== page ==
“Leaders in the industry have consistently resisted taking constructive voluntary action to prevent firearms from ending up in the illegal gun market and have sought to silence others within the industry who have advocated reform,” Mr. Ricker wrote in a 2003 affidavit on behalf of the City of San Diego.

Mr. Ricker detailed the backlash from the N.R.A. and trade groups against anyone who pressed for changes to industry practices. Because of his calls for reform, Mr. Ricker, who died of cancer in 2009, said he was forced to resign as the head of the trade group.

Another insider, Robert Hass, a former Smith & Wesson executive, testified that “the nature of the product demands that its distribution be handled in such a way as to minimize illegal and unintended use.” And yet, he said in an affidavit, “the industry’s position has consistently been to take no independent action to ensure responsible distribution practices.” When Smith & Wesson voluntarily adopted a set of safeguards, including requirements that its dealers limit multiple sales of firearms, it was ostracized and boycotted, forcing it to abandon the changes.

Mr. Hass and Mr. Ricker were in the minority among industry professionals in insisting that firearms makers could do more to police themselves. More typical was a combative deposition given in 2001 by Robert Morrison, who retired two years ago as president of Taurus, in which he refused to acknowledge that guns in the wrong hands posed a risk to the public.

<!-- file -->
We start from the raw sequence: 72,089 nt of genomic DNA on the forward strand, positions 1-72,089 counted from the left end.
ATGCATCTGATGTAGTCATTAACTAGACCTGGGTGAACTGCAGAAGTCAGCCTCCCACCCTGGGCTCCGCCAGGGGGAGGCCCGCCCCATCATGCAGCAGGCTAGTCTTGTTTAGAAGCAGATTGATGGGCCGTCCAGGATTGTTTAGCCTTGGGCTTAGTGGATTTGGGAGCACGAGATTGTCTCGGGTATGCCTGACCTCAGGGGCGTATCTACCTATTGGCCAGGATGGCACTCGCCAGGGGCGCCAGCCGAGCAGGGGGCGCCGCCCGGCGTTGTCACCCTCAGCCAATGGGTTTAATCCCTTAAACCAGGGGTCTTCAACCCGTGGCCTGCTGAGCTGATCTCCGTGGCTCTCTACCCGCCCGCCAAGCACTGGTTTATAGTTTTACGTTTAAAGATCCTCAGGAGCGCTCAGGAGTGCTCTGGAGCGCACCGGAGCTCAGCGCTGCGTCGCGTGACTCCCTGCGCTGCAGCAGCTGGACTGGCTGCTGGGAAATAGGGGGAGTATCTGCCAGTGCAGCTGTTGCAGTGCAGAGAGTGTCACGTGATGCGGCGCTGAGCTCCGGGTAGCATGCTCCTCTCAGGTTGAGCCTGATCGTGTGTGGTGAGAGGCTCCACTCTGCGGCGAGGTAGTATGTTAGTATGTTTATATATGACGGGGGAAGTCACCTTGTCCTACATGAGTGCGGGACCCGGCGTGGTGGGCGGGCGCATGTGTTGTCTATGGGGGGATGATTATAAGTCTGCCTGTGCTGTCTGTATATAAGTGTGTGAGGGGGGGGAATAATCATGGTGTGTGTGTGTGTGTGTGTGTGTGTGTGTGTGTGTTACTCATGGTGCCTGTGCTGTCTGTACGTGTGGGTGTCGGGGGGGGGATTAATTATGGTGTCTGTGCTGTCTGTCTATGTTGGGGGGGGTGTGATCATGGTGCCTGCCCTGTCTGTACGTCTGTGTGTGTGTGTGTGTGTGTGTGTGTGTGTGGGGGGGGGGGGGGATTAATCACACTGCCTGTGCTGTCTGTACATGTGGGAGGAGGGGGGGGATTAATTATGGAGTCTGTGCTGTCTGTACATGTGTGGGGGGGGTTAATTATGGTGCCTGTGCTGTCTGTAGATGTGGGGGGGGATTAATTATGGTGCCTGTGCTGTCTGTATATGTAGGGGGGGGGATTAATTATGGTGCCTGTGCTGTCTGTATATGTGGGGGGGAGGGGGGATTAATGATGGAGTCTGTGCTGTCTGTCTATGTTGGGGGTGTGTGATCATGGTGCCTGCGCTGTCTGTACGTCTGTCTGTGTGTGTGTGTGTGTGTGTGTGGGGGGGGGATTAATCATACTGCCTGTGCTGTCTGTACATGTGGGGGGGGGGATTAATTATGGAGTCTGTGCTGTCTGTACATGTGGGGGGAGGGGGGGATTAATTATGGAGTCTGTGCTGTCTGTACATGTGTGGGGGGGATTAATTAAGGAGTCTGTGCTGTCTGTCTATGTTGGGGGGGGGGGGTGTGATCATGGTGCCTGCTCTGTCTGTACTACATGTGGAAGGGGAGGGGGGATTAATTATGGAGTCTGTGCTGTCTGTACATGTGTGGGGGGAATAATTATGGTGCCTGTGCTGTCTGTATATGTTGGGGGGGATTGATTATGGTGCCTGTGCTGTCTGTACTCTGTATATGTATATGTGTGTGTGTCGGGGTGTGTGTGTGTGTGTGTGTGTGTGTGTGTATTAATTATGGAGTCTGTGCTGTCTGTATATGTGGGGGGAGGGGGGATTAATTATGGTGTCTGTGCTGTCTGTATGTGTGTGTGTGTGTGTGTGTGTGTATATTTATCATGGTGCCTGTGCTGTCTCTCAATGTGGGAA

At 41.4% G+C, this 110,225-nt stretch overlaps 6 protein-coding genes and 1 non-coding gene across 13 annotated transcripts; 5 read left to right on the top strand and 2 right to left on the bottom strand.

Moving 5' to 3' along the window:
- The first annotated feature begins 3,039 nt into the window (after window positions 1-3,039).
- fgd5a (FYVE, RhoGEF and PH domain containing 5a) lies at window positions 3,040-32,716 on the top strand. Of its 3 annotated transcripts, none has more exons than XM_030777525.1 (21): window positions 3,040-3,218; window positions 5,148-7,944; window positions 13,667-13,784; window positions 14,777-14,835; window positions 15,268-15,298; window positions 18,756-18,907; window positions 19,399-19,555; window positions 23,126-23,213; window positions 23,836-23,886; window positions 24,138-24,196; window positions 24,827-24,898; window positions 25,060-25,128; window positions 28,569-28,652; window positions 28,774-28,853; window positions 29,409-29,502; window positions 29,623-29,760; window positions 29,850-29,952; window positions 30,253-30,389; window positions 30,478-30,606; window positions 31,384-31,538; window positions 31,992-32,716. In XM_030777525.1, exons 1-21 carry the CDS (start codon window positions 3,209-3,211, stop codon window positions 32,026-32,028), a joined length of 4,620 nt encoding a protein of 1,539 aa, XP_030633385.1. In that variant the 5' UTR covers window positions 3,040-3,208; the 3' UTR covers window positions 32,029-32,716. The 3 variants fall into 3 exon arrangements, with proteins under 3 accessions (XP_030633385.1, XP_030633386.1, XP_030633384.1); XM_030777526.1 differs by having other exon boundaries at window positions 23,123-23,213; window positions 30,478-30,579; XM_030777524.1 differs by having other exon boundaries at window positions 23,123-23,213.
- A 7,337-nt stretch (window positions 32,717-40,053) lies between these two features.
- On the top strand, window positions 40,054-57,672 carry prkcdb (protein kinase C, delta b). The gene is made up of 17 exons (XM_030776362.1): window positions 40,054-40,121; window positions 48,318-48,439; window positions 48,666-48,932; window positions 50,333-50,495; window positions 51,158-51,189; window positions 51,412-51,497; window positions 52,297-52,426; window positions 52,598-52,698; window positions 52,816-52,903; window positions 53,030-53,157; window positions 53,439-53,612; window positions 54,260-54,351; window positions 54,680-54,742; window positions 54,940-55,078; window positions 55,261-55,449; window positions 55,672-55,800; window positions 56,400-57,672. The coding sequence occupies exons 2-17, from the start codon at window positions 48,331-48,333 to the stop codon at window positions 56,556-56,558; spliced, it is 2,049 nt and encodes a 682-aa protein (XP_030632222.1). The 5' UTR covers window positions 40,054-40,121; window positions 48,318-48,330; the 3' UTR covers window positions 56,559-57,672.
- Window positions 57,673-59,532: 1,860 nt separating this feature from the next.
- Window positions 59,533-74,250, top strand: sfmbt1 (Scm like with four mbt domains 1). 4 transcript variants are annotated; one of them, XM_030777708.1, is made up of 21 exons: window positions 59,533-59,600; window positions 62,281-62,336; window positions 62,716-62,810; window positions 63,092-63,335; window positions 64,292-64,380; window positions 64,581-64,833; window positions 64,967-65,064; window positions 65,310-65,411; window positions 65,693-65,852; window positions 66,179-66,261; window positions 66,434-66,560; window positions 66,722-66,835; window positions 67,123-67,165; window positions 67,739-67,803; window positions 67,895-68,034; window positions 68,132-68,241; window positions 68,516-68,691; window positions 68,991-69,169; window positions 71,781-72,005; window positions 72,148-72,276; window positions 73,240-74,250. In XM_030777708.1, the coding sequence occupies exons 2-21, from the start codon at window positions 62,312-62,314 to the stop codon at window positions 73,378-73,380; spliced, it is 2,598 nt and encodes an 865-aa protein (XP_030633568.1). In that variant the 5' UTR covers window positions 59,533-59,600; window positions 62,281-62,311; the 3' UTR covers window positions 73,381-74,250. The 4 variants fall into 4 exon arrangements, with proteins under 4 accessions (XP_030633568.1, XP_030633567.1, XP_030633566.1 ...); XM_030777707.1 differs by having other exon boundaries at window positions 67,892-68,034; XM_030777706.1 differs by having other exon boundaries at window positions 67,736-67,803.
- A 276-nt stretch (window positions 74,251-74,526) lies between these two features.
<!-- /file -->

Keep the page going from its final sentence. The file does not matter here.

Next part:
“I don’t believe that we know that,” he said. “I think we believe that the guns don’t pose any risk at all. It’s the people that are using them that pose the risk.”

And he challenged a plaintiff’s lawyer, telling him that if he knew of someone behaving irresponsibly with a gun, he should “go to the authorities and get them prosecuted to the fullest extent of the law instead of bringing it up in a goddamn room like this.”

Mr. Morrison added that he expected the dealers who sell Taurus guns to abide by the law. But he said it was not his company’s role as a manufacturer to enforce responsible behavior. “It isn’t up to me to judge the legality of the sale,” he testified. “It’s up to the authorities.”